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Drivers debate strategy for a less-than-perfect world

Posted on Feb 10,2017
Filed Under News , Community,
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Rush hour traffic is backed up along Interstate 66 near the Vienna Metro station. (Nikki Kahn/The Washington Post)

By Robert Thomson, Linda Mooring, Fairfax and Steve Fahey, Kensington

VIENNA, VA. - I’m doing this for your own good. What with the inauguration and the Women’s March and various Metrorail problems, it’s been a while since I’ve let drivers vent their frustrations. And I’m sure it’s better that they steam away here than behind the wheel.

Dear Dr. Gridlock:

I am frustrated that you printed Camilla Stroud’s letter [Dr. Gridlock, Sept. 28] bemoaning people who wait until their lane ends before merging. I am more frustrated that you seem to understand nothing about traffic engineering principles and that you agreed with her.

When traffic is flowing, it makes sense for people driving in the lane that will end to merge as soon as safely possible when they see that their lane will end soon.

But traffic around here does not usually flow, and a remarkable amount of simple traffic engineering evidence shows that merging early only slows traffic more.

Close your eyes and imagine a crowded freeway merge, perhaps Interstate 66 westbound at Nutley at 5 p.m. Watch from the Metro overpass.

Let’s imagine everyone down there is a perfect, polite driver, and let’s imagine cars fill both the merge lane and the freeway lane. As traffic in the freeway lane starts to move, imagine the car at the front gently merging. Oh dear, that means the car behind must slow just a little bit, but in our perfect, polite world, the driver in the merge lane sees it slowing, and slows pace to match.

This next driver in line lets one car go by and then merges behind that car. But — oh, darn — that slows the car in the freeway lane. That car must slow down to let the other car merge. But the next polite driver in the merge lane slows to match.

Slowly, the cars in the merge lane no longer are creeping all the way up to the intersection of the two lanes. Uh oh! What happens if our polite drivers keep using Camilla’s proposed solution?

Because you are giving Camilla voice, people continue to botch this whole thing up. Eventually, too much space opens up in the merge line.

Please research the zipper merge. I’ve seen this work in person. There was a need for major repairs on Interstate 17 in California. Traffic had to be reduced from two lanes to one.

Traffic engineers made a huge effort to educate drivers about the zipper merge. They constructed signs and had an ad campaign. I remember that highway patrol officers stood at the merge mark and ticketed people who did not zipper merge. Don’t block mergers; allow one from one lane each. It worked extremely well.

You are so very wrong about merging. Please stop confusing people and advocating driving practices that just don’t work.

Linda Mooring, Fairfax

DG: Like many traffic engineers, I endorse the zipper merge in exactly the same circumstances that Mooring describes. In heavy, slow traffic, when the rules are clear to all drivers, it often works quite well to have the drivers take up both lanes until the point where one lane ends, and then have them take turns entering the through lane.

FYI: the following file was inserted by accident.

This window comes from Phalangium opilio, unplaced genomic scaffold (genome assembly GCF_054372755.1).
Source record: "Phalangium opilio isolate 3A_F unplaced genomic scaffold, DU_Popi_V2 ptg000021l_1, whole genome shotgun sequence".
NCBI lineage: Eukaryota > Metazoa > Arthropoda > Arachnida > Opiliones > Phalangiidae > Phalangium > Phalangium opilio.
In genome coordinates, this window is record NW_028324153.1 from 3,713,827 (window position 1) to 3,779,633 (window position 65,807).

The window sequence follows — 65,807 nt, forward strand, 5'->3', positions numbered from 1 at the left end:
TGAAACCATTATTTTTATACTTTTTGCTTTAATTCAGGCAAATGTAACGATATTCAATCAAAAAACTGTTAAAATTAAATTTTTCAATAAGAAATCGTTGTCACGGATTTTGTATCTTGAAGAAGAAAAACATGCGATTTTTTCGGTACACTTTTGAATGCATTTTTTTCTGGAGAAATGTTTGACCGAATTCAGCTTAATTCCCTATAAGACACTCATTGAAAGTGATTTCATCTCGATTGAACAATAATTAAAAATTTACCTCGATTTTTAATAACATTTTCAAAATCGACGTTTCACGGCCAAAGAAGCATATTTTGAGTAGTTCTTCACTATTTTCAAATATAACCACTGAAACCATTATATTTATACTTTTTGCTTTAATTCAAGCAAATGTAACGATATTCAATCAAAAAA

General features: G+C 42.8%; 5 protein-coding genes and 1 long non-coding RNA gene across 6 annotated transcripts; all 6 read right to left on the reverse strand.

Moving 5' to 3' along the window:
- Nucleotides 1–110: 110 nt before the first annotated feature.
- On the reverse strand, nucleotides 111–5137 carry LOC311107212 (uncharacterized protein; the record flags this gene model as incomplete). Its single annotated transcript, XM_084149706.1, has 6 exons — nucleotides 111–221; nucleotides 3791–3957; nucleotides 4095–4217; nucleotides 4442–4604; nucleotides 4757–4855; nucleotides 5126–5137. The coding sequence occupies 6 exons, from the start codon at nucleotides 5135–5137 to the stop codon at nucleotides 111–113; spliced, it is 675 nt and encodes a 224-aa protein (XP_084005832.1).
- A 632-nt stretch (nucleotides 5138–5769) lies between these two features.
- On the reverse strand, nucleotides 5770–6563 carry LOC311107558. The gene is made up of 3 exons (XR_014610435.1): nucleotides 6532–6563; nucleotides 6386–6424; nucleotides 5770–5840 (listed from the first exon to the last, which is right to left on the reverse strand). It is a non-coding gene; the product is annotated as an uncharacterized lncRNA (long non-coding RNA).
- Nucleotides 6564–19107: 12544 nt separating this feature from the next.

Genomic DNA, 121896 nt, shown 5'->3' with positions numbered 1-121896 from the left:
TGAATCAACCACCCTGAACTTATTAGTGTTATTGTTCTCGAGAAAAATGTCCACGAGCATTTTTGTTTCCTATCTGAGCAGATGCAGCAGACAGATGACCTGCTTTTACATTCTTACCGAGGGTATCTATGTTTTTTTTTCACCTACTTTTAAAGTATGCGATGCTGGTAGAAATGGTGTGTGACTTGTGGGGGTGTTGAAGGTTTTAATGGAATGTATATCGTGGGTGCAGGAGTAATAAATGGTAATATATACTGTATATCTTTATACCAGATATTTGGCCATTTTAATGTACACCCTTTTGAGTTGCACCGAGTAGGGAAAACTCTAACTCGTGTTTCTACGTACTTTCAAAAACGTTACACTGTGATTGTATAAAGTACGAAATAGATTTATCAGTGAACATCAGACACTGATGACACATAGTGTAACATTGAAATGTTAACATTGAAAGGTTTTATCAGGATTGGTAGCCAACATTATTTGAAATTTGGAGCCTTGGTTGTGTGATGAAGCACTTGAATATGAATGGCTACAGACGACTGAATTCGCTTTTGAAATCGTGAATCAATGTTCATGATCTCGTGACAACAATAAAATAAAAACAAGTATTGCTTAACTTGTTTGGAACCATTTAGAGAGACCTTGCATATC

But there’s no single system that accounts for all possibilities.

Bet you’re wondering what Stroud said. This was part of her letter:

“When I see vehicles entering the highway, as a courtesy I try to move out of the lane so they can enter, or I speed up or slow down to make room for them, if possible. When I was commuting, I was considerably less accommodating of drivers who knew their lane was ending but ran all the way to the merge point and then tried to cut in.”

Dear Dr. Gridlock:

I read with interest your recent discussion about zipper merges, and talked about it with my nice Midwestern neighbor. Predictably, he is of the camp that says one should join in at the back of the line. I do that, as well, unless I am late for a pressing appointment, when I act like an Easterner and cut in front from the adjacent lane.

As you pointed out, traffic engineers have shown that the zipper merge moves everyone faster. This is apparently the case for lane mergers, but it does not work as well for exit queues. In that situation, drivers in the adjacent lane who go to the front and cut in cause non-exiting cars behind them to slow down or stop, creating an inefficient, and potentially dangerous, situation.

Steve Fahey, Kensington

DG: I’ve been a driver or passenger in every state but two, and I’ve found it impossible to predict driver behavior based on the region I’m traveling in. (I look for other more immediate clues to anticipate what people are going to do.)

But I do agree that the zipper system doesn’t do its best when one set of drivers has to slow very quickly to merge, or when the rules are unclear.

Drivers in the through lane get very possessive about their space when there’s no sign or police officer telling them to back off and let the other car in.

I’m glad we’ve now cleared the air on this merging stuff. You now know the correct thing to do in any situation, right?

Source Washington post



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